Pig elimination behavior—A review

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Finding ways to motivate pigs to eliminate in dedicated areas is of major importance for the environment and
animal welfare. This review investigates pigs’ elimination behaviour and the relation to the rearing environment
in addition to identifying important knowledge gaps in this respect. Elimination away from the nest/lying area
appears to be innate but evolves over time. Postpartum, piglets eliminate close to the nest, indicating that it is
difficult to influence their choice of elimination area, as this is influenced by the sow’s choice of nest area. With
age, piglets begin to excrete further away from the nest, which seem to be caused by a development in the
exploratory and elimination behaviour. There is no indication that the sow directly influences the piglets’
elimination behaviour. Elimination frequency decreases with age and is non-uniformly distributed across the
day, mainly occurring during daytime following the activity and drinking pattern. There are indications that
elimination frequency and time affect the amount excreted per elimination, with a concurrent risk of underestimating
the nutrient load during behavioural observations. Regarding the behavioural sequence around
elimination, it would appear that sniffing precedes the event and smell is suggested to play a role. However,
whether sniffing is related to selection against the use of a specific area for elimination or whether it is a general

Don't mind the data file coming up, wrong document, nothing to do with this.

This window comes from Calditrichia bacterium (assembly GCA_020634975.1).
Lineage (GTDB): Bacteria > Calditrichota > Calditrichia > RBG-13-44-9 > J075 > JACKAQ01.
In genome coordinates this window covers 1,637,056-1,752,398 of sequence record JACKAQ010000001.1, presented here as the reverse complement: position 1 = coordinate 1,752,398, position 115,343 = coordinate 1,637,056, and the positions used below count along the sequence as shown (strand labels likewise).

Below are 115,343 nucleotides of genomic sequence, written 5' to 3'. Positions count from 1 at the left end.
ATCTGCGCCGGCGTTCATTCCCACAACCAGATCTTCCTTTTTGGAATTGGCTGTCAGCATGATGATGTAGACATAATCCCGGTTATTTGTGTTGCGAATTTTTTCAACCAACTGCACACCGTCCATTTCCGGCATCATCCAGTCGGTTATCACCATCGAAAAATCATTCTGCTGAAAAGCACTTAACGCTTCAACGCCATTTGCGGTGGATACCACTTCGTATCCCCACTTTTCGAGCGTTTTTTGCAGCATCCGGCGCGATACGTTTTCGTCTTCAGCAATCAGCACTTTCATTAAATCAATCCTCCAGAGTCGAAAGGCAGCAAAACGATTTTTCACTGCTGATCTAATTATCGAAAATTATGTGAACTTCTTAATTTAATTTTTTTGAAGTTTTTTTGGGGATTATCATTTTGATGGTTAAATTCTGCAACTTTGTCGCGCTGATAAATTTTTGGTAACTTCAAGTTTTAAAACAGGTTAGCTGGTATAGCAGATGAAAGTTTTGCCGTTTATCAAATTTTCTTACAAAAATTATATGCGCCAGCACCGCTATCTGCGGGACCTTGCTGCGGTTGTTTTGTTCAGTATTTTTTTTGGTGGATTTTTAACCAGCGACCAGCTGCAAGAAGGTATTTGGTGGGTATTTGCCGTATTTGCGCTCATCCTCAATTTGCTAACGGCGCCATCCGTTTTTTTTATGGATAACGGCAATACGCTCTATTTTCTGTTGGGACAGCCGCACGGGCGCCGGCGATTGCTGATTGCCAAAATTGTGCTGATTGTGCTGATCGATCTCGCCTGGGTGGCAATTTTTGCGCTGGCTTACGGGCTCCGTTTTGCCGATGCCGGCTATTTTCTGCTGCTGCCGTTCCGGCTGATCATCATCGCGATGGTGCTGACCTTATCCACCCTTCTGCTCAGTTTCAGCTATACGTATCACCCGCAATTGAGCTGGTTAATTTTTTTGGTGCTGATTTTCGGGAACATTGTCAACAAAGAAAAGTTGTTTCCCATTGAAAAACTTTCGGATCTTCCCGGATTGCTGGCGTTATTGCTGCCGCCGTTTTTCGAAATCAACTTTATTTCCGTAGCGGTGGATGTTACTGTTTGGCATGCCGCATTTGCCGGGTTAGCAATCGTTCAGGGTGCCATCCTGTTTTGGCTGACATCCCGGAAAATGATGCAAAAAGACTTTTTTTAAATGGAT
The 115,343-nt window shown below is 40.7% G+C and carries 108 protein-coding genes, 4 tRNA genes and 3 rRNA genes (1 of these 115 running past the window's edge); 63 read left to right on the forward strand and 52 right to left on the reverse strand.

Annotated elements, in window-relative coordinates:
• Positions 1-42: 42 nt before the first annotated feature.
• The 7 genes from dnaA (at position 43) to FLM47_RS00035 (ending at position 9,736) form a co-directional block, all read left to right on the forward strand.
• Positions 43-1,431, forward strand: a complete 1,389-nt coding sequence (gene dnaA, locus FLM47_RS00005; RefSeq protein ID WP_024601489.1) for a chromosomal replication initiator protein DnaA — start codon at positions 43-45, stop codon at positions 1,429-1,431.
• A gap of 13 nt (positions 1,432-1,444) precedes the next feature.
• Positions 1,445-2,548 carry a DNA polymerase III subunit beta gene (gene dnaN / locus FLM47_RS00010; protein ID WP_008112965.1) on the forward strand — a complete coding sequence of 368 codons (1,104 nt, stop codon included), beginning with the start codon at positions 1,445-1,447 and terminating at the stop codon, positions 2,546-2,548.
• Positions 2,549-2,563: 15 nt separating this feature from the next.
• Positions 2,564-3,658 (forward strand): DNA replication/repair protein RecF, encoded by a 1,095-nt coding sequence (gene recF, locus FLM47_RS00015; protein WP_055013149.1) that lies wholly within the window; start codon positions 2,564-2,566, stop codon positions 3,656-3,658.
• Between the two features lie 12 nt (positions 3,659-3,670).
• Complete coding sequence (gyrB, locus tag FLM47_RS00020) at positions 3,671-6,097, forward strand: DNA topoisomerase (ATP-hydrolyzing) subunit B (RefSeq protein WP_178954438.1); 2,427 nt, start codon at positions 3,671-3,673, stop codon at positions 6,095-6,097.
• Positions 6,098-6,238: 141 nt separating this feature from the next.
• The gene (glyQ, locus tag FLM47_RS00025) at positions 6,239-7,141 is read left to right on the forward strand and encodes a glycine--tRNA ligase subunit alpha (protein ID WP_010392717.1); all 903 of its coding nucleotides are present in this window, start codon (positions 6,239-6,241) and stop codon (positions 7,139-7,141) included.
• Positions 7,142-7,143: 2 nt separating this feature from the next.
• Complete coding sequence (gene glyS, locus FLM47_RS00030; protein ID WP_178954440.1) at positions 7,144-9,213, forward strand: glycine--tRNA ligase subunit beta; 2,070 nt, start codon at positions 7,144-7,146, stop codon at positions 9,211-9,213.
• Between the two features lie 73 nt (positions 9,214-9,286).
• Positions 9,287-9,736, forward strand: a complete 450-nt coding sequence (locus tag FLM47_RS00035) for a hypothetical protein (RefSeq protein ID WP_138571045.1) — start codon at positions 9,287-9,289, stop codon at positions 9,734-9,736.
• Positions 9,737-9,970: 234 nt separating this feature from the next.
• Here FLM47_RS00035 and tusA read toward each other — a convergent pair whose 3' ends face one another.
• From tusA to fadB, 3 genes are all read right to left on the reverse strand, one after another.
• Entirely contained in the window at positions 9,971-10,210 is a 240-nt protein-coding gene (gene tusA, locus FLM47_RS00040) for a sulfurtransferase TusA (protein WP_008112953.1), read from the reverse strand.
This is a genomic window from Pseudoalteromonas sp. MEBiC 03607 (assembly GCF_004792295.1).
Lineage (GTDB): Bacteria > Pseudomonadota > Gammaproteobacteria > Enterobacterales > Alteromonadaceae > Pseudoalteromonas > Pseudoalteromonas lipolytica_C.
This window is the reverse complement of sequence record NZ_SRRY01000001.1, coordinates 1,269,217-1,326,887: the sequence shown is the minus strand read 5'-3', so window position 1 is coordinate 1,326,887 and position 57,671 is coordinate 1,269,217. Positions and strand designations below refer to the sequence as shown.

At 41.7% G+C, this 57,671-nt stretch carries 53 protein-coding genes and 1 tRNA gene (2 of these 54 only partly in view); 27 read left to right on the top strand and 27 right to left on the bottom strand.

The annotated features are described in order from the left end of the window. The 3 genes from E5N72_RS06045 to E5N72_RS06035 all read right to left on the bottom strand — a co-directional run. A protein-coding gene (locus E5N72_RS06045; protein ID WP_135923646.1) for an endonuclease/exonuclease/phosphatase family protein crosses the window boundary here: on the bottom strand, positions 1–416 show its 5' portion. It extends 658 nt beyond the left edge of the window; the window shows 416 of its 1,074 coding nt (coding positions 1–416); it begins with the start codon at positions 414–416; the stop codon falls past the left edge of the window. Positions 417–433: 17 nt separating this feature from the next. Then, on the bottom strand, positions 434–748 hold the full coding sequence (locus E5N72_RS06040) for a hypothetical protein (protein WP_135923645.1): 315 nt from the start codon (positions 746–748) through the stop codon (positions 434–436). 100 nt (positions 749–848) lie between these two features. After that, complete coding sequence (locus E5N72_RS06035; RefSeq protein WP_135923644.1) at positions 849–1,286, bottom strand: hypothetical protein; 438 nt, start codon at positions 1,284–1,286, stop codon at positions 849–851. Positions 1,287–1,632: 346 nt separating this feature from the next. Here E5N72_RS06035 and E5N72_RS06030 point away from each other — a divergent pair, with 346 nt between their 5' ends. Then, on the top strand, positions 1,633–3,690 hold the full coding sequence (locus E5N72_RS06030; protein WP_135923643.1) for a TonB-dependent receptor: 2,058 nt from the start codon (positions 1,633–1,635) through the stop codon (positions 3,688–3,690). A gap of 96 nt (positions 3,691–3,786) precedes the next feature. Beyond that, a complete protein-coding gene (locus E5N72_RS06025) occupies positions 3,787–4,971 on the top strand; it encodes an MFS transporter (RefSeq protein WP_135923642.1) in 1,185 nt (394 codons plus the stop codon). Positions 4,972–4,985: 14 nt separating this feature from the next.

behaviour in the elimination area cannot be determined. It has been suggested that pigs seek isolation when
eliminating, but whether elimination near walls is due to pigs seeking an undisturbed location or is caused by
limited pen space cannot be determined either. Neither can it be determined how far away from the nest/lying
area pigs are willing to move to eliminate. If there is a limit to how far pigs are willing to move to eliminate, it
seems relevant to include several elimination areas in pens with large group sizes. A change in the environment
(e.g., location of feed or lying area) changes the pigs’ choice of elimination area, although it is individual how
well each pig copes. It remains unanswered to which degree the rearing environment influences the elimination
behaviour later in life. Future research should focus on the basic elements behind the pigs' choice of elimination
area is it simply due to certain areas (e.g. the rest and feeding areas) are deselected or are there elements (e.g.
odour, territorial behaviour, undisturbed or upbringing), which motivate and affect the pigs' choice of elimination
area. This basic knowledge is needed to understand the background of the elimination behaviour and
thus better could focus the effort to manage which area is used as the elimination area.
Original languageEnglish
Article number104888
JournalApplied Animal Behaviour Science
Volume222
Issue104888
Pages (from-to)1-9
Number of pages9
ISSN0168-1591
DOIs
Publication statusPublished - Jan 2020

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